You are not permitted to download, save or email this image. Visit image gallery to purchase the image.
The Overseas Investment Office (OIO) is not commenting on a last-minute bid by farmer-shareholders who switched to Fonterra but are owed millions of dollars by Westland Milk Products, to block the sale to Chinese-owned company Yili.
The former Westland suppliers have asked the OIO to delay or block the sale, which goes to a shareholder vote in Greymouth today.
The deal is partly conditional on OIO approval.
Six former milk suppliers, most of whom exited Westland Milk last year, told The New Zealand Herald this week they were owed between $7million and $8million in share redemption cash, from shares not yet paid out.
The OIO said it could not comment on specific matters, and referred questions about repayment obligations to Westland and Yili.
Spokesman and shareholder Pete Williams, of Waimate, said the group had been told they could wait until as late as 2023, regardless of the proposed buyout.
''This means the former shareholders become unsecured creditors of a subsidiary of Inner Mongolia Yili Industrial Group ... providing what is an interest-free loan to a Chinese State-owned multinational, while they are left to struggle financially,'' Mr Williams told the Herald.
The Westland Co-operative Dairy Company constitution allows it to postpone repaying departing shareholders for up to five years.
The farmers in the group are now Fonterra shareholders.
''This is absolutely a principle for us.
''It's morally wrong for them to still keep our money.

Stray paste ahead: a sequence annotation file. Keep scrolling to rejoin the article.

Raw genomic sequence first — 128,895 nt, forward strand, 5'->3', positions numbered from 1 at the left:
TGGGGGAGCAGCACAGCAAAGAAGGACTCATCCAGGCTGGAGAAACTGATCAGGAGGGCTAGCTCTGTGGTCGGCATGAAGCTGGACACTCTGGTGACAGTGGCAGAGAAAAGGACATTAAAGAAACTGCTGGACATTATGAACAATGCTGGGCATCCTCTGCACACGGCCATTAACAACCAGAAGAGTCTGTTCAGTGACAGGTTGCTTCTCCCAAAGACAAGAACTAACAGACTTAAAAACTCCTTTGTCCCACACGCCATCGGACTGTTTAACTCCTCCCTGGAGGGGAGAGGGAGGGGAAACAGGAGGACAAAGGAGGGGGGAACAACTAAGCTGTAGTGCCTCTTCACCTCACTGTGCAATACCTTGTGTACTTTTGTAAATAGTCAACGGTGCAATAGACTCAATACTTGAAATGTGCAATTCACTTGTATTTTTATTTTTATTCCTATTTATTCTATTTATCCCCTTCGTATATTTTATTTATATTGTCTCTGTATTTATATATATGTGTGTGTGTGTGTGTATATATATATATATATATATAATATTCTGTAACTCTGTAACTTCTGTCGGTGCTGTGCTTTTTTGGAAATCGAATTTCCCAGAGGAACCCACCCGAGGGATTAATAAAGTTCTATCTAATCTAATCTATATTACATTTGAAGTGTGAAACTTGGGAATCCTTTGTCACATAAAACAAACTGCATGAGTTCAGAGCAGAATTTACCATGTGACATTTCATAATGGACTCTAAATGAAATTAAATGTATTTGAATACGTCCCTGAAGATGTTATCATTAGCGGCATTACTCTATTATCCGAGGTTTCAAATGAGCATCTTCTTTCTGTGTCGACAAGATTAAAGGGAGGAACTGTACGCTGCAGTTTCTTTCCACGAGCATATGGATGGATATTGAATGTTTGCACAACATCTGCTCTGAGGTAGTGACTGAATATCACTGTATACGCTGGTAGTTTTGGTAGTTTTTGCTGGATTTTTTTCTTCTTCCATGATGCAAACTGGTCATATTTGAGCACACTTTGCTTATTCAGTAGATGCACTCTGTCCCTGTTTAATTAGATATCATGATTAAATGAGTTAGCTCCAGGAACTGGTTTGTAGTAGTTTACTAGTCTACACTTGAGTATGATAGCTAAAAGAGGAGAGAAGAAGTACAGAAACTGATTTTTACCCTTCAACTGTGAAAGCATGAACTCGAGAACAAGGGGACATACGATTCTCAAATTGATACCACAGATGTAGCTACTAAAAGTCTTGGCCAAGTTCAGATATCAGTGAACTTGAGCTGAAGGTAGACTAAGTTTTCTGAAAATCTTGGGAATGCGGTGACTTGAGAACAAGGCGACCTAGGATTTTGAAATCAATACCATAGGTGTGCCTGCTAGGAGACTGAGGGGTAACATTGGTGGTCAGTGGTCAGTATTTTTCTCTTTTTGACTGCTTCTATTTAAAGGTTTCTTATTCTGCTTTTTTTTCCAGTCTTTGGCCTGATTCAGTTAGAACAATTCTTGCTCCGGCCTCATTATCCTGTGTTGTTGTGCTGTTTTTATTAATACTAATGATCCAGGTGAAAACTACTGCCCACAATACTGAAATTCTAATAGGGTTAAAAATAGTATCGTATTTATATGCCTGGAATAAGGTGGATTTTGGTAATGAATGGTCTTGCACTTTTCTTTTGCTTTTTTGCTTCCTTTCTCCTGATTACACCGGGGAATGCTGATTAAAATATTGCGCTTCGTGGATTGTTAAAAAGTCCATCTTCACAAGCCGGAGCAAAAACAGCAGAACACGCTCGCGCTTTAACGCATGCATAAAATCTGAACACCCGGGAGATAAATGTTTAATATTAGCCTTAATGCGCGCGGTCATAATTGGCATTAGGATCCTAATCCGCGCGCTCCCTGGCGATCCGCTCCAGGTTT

''We want our money in our businesses,'' Mr Williams said.
''The board is using our money to make the deal more attractive to the Chinese,'' he said.
''Our beef is that they are taking advantage of a technical legal clause in the old co-operative constitution to continue to hold our money as [an] interest-free loan.''
Westland Milk Products chairman Peter Morrison declined to comment, but released some information, noting the suppliers were not shareholders.
If the sale went through, farmers who had previously surrendered their shares in Westland would not be paid the $3.41 offered by Yili, as they would not be transferring any shares to Hongkong Jingang Trade Holding Co Ltd.
The suppliers were unsecured creditors of Westland and recorded as a liability in Westland's financial statements, Mr Morrison said.
Westland remained fully liable to make all payments in respect of surrendered shares when those payments were due, including after a sale, Mr Morrison said.
Yili, or Hongkong Jingang Trade Holding Co Ltd, is a subsidiary of Inner Mongolia Yili Industrial Group Co Ltd.
Yili is a dairy producer based in China and listed on the Shanghai Stock Exchange.
In 2013 it bought Oceania Dairy Ltd in Glenavy, South Canterbury. - Greymouth Star